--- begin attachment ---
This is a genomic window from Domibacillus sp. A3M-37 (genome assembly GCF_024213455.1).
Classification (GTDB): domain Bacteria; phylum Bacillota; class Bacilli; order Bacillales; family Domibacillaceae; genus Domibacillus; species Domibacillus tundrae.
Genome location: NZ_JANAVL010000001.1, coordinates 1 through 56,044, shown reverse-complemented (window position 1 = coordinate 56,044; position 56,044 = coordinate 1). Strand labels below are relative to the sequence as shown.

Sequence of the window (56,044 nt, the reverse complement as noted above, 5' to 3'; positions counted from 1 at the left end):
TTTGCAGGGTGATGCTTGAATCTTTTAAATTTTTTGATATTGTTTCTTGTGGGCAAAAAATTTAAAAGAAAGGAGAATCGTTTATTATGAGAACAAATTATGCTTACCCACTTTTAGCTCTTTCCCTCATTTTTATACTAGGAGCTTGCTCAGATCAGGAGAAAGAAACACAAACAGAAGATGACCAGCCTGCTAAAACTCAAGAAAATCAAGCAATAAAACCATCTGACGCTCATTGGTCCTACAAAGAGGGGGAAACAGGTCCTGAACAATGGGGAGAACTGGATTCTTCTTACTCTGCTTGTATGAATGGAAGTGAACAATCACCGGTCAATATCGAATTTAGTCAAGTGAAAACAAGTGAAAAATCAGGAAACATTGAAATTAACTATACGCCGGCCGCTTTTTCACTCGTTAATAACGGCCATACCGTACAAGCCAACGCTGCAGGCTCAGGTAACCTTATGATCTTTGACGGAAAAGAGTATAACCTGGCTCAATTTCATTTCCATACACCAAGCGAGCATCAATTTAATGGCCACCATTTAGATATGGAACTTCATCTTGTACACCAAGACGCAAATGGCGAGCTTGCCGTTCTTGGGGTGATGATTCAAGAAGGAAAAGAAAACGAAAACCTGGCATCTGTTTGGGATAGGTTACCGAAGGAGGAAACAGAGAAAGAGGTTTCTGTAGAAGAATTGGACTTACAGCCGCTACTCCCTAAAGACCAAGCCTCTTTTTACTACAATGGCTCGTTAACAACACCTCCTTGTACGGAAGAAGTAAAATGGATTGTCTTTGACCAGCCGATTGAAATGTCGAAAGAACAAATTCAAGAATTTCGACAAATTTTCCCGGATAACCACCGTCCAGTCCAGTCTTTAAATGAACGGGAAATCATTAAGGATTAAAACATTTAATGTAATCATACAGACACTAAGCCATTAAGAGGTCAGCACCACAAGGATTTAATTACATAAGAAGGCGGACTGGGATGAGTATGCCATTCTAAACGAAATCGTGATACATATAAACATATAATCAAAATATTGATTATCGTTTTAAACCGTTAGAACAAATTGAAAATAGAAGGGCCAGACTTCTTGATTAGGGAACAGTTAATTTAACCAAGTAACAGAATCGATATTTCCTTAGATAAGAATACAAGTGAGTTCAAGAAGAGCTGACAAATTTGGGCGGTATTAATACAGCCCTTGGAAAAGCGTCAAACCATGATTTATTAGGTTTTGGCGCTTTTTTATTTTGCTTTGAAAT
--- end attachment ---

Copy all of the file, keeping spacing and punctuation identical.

This is a genomic window from Domibacillus sp. A3M-37 (genome assembly GCF_024213455.1).
Classification (GTDB): domain Bacteria; phylum Bacillota; class Bacilli; order Bacillales; family Domibacillaceae; genus Domibacillus; species Domibacillus tundrae.
Genome location: NZ_JANAVL010000001.1, coordinates 1 through 56,044, shown reverse-complemented (window position 1 = coordinate 56,044; position 56,044 = coordinate 1). Strand labels below are relative to the sequence as shown.

Sequence of the window (56,044 nt, the reverse complement as noted above, 5' to 3'; positions counted from 1 at the left end):
TTTGCAGGGTGATGCTTGAATCTTTTAAATTTTTTGATATTGTTTCTTGTGGGCAAAAAATTTAAAAGAAAGGAGAATCGTTTATTATGAGAACAAATTATGCTTACCCACTTTTAGCTCTTTCCCTCATTTTTATACTAGGAGCTTGCTCAGATCAGGAGAAAGAAACACAAACAGAAGATGACCAGCCTGCTAAAACTCAAGAAAATCAAGCAATAAAACCATCTGACGCTCATTGGTCCTACAAAGAGGGGGAAACAGGTCCTGAACAATGGGGAGAACTGGATTCTTCTTACTCTGCTTGTATGAATGGAAGTGAACAATCACCGGTCAATATCGAATTTAGTCAAGTGAAAACAAGTGAAAAATCAGGAAACATTGAAATTAACTATACGCCGGCCGCTTTTTCACTCGTTAATAACGGCCATACCGTACAAGCCAACGCTGCAGGCTCAGGTAACCTTATGATCTTTGACGGAAAAGAGTATAACCTGGCTCAATTTCATTTCCATACACCAAGCGAGCATCAATTTAATGGCCACCATTTAGATATGGAACTTCATCTTGTACACCAAGACGCAAATGGCGAGCTTGCCGTTCTTGGGGTGATGATTCAAGAAGGAAAAGAAAACGAAAACCTGGCATCTGTTTGGGATAGGTTACCGAAGGAGGAAACAGAGAAAGAGGTTTCTGTAGAAGAATTGGACTTACAGCCGCTACTCCCTAAAGACCAAGCCTCTTTTTACTACAATGGCTCGTTAACAACACCTCCTTGTACGGAAGAAGTAAAATGGATTGTCTTTGACCAGCCGATTGAAATGTCGAAAGAACAAATTCAAGAATTTCGACAAATTTTCCCGGATAACCACCGTCCAGTCCAGTCTTTAAATGAACGGGAAATCATTAAGGATTAAAACATTTAATGTAATCATACAGACACTAAGCCATTAAGAGGTCAGCACCACAAGGATTTAATTACATAAGAAGGCGGACTGGGATGAGTATGCCATTCTAAACGAAATCGTGATACATATAAACATATAATCAAAATATTGATTATCGTTTTAAACCGTTAGAACAAATTGAAAATAGAAGGGCCAGACTTCTTGATTAGGGAACAGTTAATTTAACCAAGTAACAGAATCGATATTTCCTTAGATAAGAATACAAGTGAGTTCAAGAAGAGCTGACAAATTTGGGCGGTATTAATACAGCCCTTGGAAAAGCGTCAAACCATGATTTATTAGGTTTTGGCGCTTTTTTATTTTGCTTTGAAAT